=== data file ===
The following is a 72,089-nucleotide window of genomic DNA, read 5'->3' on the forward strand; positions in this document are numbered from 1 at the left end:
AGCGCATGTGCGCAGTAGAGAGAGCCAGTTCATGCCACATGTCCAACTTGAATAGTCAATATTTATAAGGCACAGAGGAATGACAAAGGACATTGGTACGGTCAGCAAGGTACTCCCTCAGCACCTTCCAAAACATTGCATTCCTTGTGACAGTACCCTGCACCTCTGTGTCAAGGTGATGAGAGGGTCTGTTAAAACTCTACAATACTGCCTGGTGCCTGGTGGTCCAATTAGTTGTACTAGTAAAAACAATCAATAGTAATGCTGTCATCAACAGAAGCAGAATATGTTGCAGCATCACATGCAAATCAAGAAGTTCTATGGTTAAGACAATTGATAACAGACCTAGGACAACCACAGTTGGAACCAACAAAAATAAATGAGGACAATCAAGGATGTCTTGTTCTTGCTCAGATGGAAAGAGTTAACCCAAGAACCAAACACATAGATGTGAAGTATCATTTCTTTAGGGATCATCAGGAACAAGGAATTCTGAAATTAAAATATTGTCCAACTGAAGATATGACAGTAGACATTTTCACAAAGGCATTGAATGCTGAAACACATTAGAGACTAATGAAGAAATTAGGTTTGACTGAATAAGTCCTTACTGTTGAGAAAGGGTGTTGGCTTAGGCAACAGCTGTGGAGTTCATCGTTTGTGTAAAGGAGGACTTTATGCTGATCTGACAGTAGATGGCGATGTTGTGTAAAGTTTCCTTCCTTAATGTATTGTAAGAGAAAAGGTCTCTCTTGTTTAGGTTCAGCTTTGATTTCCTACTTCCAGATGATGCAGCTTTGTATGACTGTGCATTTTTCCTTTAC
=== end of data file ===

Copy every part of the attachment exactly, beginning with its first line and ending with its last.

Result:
The following is a 72,089-nucleotide window of genomic DNA, read 5'->3' on the forward strand; positions in this document are numbered from 1 at the left end:
AGCGCATGTGCGCAGTAGAGAGAGCCAGTTCATGCCACATGTCCAACTTGAATAGTCAATATTTATAAGGCACAGAGGAATGACAAAGGACATTGGTACGGTCAGCAAGGTACTCCCTCAGCACCTTCCAAAACATTGCATTCCTTGTGACAGTACCCTGCACCTCTGTGTCAAGGTGATGAGAGGGTCTGTTAAAACTCTACAATACTGCCTGGTGCCTGGTGGTCCAATTAGTTGTACTAGTAAAAACAATCAATAGTAATGCTGTCATCAACAGAAGCAGAATATGTTGCAGCATCACATGCAAATCAAGAAGTTCTATGGTTAAGACAATTGATAACAGACCTAGGACAACCACAGTTGGAACCAACAAAAATAAATGAGGACAATCAAGGATGTCTTGTTCTTGCTCAGATGGAAAGAGTTAACCCAAGAACCAAACACATAGATGTGAAGTATCATTTCTTTAGGGATCATCAGGAACAAGGAATTCTGAAATTAAAATATTGTCCAACTGAAGATATGACAGTAGACATTTTCACAAAGGCATTGAATGCTGAAACACATTAGAGACTAATGAAGAAATTAGGTTTGACTGAATAAGTCCTTACTGTTGAGAAAGGGTGTTGGCTTAGGCAACAGCTGTGGAGTTCATCGTTTGTGTAAAGGAGGACTTTATGCTGATCTGACAGTAGATGGCGATGTTGTGTAAAGTTTCCTTCCTTAATGTATTGTAAGAGAAAAGGTCTCTCTTGTTTAGGTTCAGCTTTGATTTCCTACTTCCAGATGATGCAGCTTTGTATGACTGTGCATTTTTCCTTTAC